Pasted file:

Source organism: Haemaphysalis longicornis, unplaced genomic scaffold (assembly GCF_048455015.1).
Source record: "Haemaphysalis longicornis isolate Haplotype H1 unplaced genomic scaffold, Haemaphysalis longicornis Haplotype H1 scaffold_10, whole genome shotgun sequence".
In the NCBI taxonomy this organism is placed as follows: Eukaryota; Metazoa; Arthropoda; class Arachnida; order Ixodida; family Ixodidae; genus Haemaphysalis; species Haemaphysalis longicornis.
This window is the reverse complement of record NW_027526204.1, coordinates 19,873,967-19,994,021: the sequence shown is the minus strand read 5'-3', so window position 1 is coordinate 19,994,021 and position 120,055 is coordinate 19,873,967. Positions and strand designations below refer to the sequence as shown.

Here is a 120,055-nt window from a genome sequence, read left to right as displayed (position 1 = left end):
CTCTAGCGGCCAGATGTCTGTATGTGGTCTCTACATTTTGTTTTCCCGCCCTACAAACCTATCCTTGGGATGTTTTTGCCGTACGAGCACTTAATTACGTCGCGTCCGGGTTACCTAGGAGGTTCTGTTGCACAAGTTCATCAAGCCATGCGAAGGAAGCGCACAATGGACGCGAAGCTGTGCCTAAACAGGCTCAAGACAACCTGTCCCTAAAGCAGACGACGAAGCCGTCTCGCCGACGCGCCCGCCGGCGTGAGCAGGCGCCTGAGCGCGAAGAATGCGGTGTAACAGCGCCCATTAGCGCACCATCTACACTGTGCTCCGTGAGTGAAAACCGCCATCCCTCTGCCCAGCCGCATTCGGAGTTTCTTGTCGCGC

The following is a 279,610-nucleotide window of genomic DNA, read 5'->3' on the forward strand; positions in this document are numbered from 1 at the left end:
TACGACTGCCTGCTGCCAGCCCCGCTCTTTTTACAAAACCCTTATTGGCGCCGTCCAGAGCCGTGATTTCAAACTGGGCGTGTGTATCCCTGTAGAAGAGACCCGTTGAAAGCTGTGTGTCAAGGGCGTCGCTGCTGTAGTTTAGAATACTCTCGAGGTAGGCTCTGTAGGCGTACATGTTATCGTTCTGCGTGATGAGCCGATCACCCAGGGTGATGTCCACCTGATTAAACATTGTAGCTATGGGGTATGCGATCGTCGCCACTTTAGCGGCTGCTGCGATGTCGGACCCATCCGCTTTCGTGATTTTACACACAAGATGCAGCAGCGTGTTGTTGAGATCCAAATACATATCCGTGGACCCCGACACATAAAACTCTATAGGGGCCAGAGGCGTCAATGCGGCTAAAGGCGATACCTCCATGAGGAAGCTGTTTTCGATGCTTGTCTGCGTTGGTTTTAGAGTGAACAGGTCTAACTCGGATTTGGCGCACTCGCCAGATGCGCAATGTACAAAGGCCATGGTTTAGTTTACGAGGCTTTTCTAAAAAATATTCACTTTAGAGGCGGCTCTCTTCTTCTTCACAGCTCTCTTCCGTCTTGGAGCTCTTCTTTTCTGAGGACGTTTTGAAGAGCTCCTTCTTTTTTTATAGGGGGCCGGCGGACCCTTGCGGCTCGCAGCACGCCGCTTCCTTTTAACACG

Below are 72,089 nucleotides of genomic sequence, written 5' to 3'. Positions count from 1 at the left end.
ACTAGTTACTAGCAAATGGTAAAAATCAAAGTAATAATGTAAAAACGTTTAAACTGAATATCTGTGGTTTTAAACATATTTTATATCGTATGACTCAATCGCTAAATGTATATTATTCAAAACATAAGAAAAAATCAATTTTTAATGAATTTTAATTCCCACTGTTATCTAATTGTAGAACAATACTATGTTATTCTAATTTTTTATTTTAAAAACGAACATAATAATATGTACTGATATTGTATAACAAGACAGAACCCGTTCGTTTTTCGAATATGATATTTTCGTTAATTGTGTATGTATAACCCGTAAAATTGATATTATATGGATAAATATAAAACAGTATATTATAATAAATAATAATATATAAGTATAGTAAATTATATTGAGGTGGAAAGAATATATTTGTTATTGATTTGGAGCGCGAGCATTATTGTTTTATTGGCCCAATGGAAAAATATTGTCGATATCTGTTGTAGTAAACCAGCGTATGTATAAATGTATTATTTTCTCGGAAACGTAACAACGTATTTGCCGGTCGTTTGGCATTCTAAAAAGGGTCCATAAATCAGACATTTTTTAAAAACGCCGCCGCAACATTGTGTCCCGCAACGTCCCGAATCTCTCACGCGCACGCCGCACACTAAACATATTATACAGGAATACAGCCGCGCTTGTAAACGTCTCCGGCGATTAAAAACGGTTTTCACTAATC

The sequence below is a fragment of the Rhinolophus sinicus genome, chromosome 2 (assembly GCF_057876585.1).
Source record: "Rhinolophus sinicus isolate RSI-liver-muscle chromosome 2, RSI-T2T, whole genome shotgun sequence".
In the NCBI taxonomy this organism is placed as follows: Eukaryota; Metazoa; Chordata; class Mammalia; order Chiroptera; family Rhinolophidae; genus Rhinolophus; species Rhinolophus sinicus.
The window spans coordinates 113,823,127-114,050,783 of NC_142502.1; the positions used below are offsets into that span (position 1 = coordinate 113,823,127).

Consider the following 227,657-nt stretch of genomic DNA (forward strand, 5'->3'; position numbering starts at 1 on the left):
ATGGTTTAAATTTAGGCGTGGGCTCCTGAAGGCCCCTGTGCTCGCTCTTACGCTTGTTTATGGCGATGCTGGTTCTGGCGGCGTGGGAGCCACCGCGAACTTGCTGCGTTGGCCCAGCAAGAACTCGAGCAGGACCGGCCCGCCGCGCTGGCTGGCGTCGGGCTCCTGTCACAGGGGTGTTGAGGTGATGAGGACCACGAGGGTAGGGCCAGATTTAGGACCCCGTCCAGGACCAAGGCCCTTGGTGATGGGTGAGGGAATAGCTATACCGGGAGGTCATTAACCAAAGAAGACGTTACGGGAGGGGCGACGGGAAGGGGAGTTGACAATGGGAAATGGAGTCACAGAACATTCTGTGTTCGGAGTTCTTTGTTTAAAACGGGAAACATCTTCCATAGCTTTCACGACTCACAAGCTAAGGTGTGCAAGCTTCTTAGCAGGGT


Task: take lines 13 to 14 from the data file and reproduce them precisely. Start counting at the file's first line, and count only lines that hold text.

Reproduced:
In the NCBI taxonomy this organism is placed as follows: Eukaryota; Metazoa; Chordata; class Mammalia; order Chiroptera; family Rhinolophidae; genus Rhinolophus; species Rhinolophus sinicus.
The window spans coordinates 113,823,127-114,050,783 of NC_142502.1; the positions used below are offsets into that span (position 1 = coordinate 113,823,127).